Key Research & Insights on Diverse Books, Reading Scores, and More in 2023 

Naomi Suyat is a First Book Marketing and Communications Assistant. She recently graduated from George Mason University in Fairfax, Virginia.

First Book is a nonprofit social enterprise dedicated to supporting educators and students by providing brand-new, high-quality books and additional resources tailored to meet the needs of today’s educators. Since 1992, First Book has distributed over 225 million books and educational resources to programs and schools serving children from low-income backgrounds. We support over one-third of the estimated 1.3 million classrooms and programs in need, reaching an average of 5 million children a year.  At First Book, we remain committed to using our research to inform and enhance our resources and programs. We strive to ensure that every educator and student has the tools to succeed. 

Our growing Network, with over 575,000 individual members serving Title I-eligible schools and programs, is our main audience. To provide essential resources to the communities that require them the most, these educators are working at the front lines. Furthermore, many of the resources we create are openly accessible to people outside the First Book Network. 

2023 Research & Outcomes

Our Research & Insights team conducted 23 surveys in 2023, providing invaluable data to guide our efforts and distribution of resources. These surveys enable us to create impactful tools for the educational landscape while understanding our Network’s evolving needs. Below are some of the main conclusions from our research this past year. Visit the Marketplace to download all free resources.

The Importance of Diverse Books 

Our pilot projects have shown us repeatedly the incredible impact that diverse books have on students’ reading preferences and academic achievement. 

Increased Reading Time: Imagine a classroom where the joy of reading is contagious. With the introduction of diverse books in classrooms, the average collective reading time increased by four hours per week within just five months. By adding about 48 diverse books to each classroom, there was a remarkable boost in student engagement and a love for reading.  

Improved Reading Scores: The results speak for themselves. Our study revealed a significant improvement in reading scores. Teachers reported an average score increase three points above the national average. The most remarkable gains were seen among the lowest-scoring students, highlighting how diverse books can help close the achievement gap.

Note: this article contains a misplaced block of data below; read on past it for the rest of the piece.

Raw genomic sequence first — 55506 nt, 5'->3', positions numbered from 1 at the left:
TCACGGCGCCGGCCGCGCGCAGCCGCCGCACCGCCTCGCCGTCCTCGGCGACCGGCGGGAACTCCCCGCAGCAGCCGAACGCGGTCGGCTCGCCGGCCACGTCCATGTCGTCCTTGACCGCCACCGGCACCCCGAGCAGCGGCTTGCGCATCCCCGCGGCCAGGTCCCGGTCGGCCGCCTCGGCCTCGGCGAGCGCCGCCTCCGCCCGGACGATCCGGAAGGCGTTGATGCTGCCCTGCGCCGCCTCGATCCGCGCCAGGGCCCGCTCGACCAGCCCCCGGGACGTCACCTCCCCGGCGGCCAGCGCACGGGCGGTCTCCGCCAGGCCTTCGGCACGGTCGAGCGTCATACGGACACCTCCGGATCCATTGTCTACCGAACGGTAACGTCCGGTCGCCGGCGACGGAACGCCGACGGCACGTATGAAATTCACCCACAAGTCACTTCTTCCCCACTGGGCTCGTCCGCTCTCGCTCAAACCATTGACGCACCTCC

Impact of Bilingual and LGBTQ+ Titles: Our research also emphasized the unique benefits of LGBTQ+ and bilingual books. Students showed an average improvement of seven points in reading scores for each bilingual book introduced, and 4.5 points for each LGBTQ+ book. These findings underscore the importance of providing students with diverse books that reflect a wide range of identities and experiences. 

The Negative Impact of Banned Books 

Our surveys also addressed the concerning issue of book bans and challenges faced by educators in our Network. 

Prevalence of Book Bans: One-third of educators reported facing challenges, policy limitations, or book bans. Despite these obstacles, a sizable majority (86%) think that books should rarely or never be banned. This disparity highlights the ongoing struggle teachers face in providing inclusive and diverse books. 

Influence on Teaching and Book Selection: The discussion surrounding banned books is influencing educators’ choices. Although many are not removing books due to book bans, 37% of educators said that the debate affects their teaching strategies, and 46% of educators said it influences their book selections. This implies that fear of censorship is impacting educational practices. 

Empowerment through Banned Books: Teachers have shared countless stories of how their students’ engagement with banned books fostered critical thinking skills and open-mindedness. The significance of these books in developing critical thinking skills and empathy was highlighted by educators. 65% said the banning of books is having a negative impact on their ability to teach. Among the impacts, 71% indicated that book banning undermines educator expertise; 40% feel that book bans contribute to a sense of erasing people and history; and 36% feel that book bans discourage critical thinking. These stories emphasize the need to protect access to diverse books. 

Demand for World Language Books 

Another significant finding from our research was the demand for books in multiple languages. 

Diverse Linguistic Needs: According to our World Languages survey, First Book Network educators and program leaders work with students who speak up to twelve different languages. This diversity necessitates educational materials that cater to the linguistic diversity of the student population. 

Expanding Access in 2024: In response to this demand, First Book plans to increase access to world language books in 2024. This initiative aims to better support the multilingual needs of the children our Network serves and ensure that language barriers do not impede educational opportunities. 

The Future of Research & Insights 

Each year, our research team works with our Network to identify the greatest areas of need for educators and students in low-income communities. With the support of our partners, we diligently survey and create resources that address both current needs and long-standing concerns. New projects roll out annually, and we invite you to explore our past surveys and findings on our dedicated research page